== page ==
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The Kiss Heard Around the World


PARIS — The mystery of just who did the smooching in "Le Baiser de l'Hotel de Ville" (The Kiss at City Hall) has been solved by a French court.

Was it the retired couple who claimed they were the young lovers whose kiss was immortalized in one of the world's best-known photographs 43 years ago? No.

Was it Francoise Bornet, the model who was making a financial claim? Oui, but she's not entitled to a franc.

The rulings ended the controversy, and much of the mystique, swirling around the black-and-white shot that shows a young couple kissing on a Paris street in 1950.

In their lawsuit, Jean-Louis and Denise Lavergne claimed they were the lovers and sought $92,600 in damages. As the case gathered steam, Bornet emerged and sued the photographer, Robert Doisneau for $18,500 and a percentage of the photograph's sales. The photo, a symbol of youthful love, has been reproduced on posters, postcards, mugs and T-shirts.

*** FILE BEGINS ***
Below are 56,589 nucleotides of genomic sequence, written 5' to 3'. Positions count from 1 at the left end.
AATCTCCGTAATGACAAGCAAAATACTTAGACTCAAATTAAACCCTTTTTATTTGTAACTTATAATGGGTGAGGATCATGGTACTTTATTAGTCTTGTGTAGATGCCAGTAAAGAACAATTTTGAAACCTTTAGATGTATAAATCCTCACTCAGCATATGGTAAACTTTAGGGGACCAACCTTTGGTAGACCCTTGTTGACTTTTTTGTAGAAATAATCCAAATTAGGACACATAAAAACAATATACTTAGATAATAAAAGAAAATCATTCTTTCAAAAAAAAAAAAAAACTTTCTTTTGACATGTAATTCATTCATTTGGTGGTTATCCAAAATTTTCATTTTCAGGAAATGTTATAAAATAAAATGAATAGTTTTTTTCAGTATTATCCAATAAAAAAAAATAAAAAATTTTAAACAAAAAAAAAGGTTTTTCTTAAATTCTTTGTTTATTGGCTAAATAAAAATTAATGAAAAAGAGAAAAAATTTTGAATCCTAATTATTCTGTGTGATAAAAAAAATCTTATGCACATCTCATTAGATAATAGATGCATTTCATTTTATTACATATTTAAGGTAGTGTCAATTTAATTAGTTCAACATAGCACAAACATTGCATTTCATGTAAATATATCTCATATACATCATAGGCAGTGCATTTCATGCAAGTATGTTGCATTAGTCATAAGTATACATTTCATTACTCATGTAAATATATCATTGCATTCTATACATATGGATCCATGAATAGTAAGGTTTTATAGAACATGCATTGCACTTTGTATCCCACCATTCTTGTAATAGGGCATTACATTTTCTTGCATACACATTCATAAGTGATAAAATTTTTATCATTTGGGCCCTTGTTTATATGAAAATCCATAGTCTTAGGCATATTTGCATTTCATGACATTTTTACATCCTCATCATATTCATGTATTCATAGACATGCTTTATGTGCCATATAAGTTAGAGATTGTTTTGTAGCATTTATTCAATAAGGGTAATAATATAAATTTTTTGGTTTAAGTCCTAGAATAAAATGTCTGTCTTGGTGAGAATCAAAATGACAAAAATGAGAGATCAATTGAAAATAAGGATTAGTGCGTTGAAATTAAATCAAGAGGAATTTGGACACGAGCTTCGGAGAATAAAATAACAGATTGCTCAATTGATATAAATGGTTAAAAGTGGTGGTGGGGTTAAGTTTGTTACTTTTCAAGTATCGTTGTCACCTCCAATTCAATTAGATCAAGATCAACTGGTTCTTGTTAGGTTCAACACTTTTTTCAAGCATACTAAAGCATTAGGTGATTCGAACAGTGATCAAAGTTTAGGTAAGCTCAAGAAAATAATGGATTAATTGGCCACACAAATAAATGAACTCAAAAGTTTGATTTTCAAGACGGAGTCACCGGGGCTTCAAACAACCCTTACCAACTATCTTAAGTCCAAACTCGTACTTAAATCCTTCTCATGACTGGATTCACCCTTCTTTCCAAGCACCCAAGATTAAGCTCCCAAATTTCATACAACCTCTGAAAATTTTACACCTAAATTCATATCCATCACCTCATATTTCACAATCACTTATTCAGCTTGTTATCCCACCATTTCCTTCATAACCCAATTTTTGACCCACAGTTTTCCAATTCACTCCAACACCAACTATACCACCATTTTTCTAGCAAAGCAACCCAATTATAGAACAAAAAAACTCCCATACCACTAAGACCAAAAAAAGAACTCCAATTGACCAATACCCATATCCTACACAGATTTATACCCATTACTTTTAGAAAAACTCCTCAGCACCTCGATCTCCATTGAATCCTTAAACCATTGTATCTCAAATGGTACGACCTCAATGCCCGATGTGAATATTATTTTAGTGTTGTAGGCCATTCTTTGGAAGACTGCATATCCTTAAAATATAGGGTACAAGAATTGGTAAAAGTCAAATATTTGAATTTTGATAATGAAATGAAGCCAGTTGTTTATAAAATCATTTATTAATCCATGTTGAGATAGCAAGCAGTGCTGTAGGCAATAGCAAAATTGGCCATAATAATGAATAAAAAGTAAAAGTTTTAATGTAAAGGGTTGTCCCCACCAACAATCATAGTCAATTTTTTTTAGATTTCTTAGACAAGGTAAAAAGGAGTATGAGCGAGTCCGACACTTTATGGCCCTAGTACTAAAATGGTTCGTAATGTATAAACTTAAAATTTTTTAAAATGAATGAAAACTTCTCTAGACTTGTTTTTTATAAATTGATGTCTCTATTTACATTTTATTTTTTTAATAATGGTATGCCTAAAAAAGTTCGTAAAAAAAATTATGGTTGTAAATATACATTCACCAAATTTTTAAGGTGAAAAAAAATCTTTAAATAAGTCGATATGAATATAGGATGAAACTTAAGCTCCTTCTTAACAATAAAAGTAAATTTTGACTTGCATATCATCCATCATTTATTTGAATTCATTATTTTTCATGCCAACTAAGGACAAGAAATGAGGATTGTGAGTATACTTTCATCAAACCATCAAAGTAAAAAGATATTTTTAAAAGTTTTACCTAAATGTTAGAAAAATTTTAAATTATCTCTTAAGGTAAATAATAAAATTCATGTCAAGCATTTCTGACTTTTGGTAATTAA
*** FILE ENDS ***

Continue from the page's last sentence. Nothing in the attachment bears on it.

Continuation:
During a hearing last week, Doisneau conceded Bornet was the model, but the court said Wednesday that Bornet's features were not sufficiently clear for her to claim damages.

Jacques Carteaud, a winegrower who was the male model in the photograph, did not join the case. He said that he and Bornet were fairly paid 500 francs--about $100--at the time.

The Lavergnes claimed the photo was taken after they left a department store to shop for their wedding.

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